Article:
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 August 16th, 2015, 11:40 PM #1 Newbie   Joined: Aug 2015 From: finland Posts: 9 Thanks: 0 How far truck travels Hi I have (hopefully) simple question . I'm using units and frames instead of miles and hours. I hope that is ok. truck goes 50 units per frame. truck is slowing down 5 units per frame. how long the truck travels until it stops? I got help to this question from here but I couldn't get the right answer, maybe because I work on units/frames instead. Last edited by skipjack; August 17th, 2015 at 06:20 AM.
 August 17th, 2015, 06:22 AM #2 Global Moderator   Joined: Dec 2006 Posts: 16,918 Thanks: 1253 After 10 frames, the truck has stopped. During those 10 frames, it averages 25 units per frame. Hence it covers 250 units while slowing to a stop.
 August 17th, 2015, 04:32 PM #3 Math Team   Joined: Jan 2015 From: Alabama Posts: 2,403 Thanks: 608 Actually you got exactly the same answer where you posted it before.
 August 18th, 2015, 12:41 AM #4 Newbie   Joined: Aug 2015 From: finland Posts: 9 Thanks: 0 For some reason I do not get satisfactory result. here's another example, the truck drives 10 units per frame and slows down 5 units per frame. with the math given the result should be 10 / 5 * 5 = 10 but if I calculate each frame by hand I get this: totalTravel = 0 speed = 10 totalTravel + speed = 10 speed - 5 = 5 speed = 5 totalTravel + speed = 15 speed - 5 = 0 speed = 0 totalTravel = 15 so the answer when calculated like this is 15. which is 5 units off from the result calculated with the given formula 10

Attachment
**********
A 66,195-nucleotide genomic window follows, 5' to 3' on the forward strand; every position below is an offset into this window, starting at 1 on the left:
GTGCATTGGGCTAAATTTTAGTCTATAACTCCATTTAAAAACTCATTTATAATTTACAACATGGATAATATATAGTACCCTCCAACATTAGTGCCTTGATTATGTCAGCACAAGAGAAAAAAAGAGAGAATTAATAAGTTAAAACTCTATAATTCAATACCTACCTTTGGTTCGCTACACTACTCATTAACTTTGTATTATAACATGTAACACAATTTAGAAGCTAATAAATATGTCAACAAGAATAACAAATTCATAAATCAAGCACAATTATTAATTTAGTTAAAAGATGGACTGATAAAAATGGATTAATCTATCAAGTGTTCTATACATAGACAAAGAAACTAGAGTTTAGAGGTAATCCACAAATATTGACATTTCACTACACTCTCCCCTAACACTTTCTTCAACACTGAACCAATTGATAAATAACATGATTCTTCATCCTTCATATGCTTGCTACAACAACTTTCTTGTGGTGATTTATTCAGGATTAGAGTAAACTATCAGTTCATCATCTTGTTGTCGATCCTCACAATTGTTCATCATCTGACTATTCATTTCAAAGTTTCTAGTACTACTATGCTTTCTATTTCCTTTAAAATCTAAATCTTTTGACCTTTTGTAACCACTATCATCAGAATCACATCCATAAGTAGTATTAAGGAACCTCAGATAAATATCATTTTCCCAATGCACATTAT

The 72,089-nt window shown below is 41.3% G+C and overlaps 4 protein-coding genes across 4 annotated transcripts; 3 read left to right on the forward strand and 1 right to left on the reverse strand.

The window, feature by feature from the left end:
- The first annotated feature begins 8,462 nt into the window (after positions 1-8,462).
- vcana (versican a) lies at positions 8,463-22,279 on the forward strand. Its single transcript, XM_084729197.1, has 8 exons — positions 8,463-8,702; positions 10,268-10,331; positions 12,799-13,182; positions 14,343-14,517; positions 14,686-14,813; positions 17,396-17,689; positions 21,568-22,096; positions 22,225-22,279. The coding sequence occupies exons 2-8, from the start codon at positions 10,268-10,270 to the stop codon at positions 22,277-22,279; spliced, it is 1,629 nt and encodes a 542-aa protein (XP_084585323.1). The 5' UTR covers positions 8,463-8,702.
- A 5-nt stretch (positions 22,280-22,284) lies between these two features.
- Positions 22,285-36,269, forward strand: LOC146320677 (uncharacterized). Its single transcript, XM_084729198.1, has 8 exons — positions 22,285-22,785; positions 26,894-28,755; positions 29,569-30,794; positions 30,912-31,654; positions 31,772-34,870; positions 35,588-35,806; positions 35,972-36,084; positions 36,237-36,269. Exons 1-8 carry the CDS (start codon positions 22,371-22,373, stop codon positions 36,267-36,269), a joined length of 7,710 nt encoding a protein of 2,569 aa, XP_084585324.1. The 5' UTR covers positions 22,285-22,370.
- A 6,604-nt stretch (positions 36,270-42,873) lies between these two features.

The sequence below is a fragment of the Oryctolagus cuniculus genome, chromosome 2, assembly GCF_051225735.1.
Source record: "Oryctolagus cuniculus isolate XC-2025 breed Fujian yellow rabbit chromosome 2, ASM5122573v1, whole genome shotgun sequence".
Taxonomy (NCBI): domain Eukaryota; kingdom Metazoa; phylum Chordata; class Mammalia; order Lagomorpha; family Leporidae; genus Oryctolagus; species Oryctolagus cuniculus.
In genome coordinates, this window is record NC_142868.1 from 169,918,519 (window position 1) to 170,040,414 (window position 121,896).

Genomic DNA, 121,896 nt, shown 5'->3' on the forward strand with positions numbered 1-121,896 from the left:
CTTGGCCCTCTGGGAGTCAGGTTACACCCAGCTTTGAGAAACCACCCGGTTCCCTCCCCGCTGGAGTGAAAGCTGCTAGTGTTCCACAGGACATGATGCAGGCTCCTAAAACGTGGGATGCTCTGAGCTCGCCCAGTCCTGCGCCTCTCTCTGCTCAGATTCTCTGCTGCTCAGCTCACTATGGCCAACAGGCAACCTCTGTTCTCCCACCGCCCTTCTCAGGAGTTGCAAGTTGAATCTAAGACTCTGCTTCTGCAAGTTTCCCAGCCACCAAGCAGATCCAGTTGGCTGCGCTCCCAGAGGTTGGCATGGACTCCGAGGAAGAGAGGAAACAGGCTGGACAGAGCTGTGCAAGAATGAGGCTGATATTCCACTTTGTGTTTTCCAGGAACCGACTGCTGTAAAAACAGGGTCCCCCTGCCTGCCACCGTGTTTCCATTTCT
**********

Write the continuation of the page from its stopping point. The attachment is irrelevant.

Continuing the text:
August 18th, 2015, 02:23 AM #5 Global Moderator   Joined: Dec 2006 Posts: 16,918 Thanks: 1253 Your method of calculation is incorrect. The truck presumably slows down at a constant rate. This is not the same as the truck slowing instantaneously by 5 units/per frame at the end of each frame. In the first frame, the truck slows from 10 units per frame to 5 units per frame, so it covers 7.5 units in that frame. In the second frame it slows from 5 units per frame to 0 units per frame, so it covers 2.5 units in that frame. You could alternatively obtain that by calculating 7.5 - 5 = 2.5. The total number of units for the two frames is therefore 7.5 + 2.5 = 10.
August 18th, 2015, 03:22 AM   #6
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Quote:
 Originally Posted by skipjack Your method of calculation is incorrect. The truck presumably slows down at a constant rate. This is not the same as the truck slowing instantaneously by 5 units/per frame at the end of each frame.
Good point. I didn't think of that because I'm doing computer simulations which work quite differently from the real world. In my simulation, the decrease in speed is, in fact, instant.

Last edited by skipjack; August 18th, 2015 at 03:30 AM.

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